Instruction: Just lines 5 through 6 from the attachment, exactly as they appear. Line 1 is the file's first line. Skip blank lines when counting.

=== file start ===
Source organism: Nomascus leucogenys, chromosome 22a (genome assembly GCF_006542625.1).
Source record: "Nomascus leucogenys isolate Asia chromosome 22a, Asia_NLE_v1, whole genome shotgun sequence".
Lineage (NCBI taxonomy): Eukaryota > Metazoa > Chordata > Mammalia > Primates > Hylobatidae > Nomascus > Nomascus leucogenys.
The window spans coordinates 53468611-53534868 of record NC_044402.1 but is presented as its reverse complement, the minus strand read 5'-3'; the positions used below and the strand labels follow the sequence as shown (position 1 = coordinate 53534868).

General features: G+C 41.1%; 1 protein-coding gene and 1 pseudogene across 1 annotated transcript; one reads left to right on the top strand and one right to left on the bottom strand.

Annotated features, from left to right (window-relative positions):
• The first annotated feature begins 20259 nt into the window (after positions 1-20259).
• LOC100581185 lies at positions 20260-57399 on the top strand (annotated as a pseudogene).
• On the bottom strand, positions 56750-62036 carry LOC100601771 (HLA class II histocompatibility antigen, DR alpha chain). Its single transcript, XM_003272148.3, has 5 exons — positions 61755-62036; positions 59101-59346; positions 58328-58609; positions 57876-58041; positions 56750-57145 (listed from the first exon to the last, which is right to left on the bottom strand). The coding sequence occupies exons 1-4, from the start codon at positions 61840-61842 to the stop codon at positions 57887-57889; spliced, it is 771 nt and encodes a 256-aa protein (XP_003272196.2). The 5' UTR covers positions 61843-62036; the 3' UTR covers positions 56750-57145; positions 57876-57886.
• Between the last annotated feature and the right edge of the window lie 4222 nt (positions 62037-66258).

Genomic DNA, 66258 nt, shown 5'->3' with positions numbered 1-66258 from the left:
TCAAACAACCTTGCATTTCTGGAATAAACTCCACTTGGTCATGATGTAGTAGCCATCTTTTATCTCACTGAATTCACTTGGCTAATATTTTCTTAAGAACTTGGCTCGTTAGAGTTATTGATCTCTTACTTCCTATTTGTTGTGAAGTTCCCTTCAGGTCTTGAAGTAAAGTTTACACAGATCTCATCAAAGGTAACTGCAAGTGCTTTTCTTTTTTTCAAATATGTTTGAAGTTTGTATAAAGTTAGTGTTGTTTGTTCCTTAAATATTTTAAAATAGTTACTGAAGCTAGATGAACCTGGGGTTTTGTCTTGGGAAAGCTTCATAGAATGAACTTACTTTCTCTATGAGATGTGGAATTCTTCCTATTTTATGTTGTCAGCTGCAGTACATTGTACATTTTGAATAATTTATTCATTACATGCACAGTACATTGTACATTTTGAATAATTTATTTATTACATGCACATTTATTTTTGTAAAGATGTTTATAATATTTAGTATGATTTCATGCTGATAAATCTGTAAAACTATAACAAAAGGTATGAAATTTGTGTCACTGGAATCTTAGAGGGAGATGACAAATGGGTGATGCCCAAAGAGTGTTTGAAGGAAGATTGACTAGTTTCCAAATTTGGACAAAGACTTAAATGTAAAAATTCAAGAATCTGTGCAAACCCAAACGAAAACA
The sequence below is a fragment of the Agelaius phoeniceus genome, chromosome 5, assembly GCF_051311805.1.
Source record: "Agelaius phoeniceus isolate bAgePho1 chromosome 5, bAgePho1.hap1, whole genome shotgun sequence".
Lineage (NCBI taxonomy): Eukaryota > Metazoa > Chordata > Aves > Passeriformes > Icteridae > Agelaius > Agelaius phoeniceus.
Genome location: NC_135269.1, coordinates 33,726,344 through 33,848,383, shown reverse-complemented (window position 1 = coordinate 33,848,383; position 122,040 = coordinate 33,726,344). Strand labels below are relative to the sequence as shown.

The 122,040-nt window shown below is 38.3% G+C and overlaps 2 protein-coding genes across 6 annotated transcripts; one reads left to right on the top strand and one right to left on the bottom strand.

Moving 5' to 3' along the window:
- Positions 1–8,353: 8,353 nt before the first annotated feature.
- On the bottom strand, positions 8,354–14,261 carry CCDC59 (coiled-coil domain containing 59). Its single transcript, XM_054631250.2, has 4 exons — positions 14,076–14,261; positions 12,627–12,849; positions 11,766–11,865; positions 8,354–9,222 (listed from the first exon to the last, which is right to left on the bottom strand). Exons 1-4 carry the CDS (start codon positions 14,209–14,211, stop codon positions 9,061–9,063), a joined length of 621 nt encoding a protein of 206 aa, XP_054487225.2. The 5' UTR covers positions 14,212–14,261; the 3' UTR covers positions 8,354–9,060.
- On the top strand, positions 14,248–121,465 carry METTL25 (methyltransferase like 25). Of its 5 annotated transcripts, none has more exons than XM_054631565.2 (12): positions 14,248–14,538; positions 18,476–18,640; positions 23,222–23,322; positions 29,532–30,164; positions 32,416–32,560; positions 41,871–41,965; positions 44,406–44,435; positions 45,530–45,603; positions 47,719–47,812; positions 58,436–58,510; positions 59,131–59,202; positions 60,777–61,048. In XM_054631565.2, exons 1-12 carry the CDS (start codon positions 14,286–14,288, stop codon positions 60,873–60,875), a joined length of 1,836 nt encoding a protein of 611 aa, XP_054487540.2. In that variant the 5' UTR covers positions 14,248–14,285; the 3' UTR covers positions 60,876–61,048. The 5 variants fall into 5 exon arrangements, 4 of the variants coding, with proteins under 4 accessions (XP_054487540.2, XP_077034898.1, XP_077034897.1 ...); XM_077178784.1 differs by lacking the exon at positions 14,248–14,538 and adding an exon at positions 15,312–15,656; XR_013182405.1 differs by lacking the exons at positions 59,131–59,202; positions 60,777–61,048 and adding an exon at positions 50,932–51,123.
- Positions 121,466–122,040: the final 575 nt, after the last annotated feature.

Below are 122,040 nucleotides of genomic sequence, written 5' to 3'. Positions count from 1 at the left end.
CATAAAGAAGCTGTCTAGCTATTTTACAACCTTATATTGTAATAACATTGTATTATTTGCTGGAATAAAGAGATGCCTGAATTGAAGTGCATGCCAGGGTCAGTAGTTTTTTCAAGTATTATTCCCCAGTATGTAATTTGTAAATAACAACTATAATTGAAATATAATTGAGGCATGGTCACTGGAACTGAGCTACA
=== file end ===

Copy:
General features: G+C 41.1%; 1 protein-coding gene and 1 pseudogene across 1 annotated transcript; one reads left to right on the top strand and one right to left on the bottom strand.

Annotated features, from left to right (window-relative positions):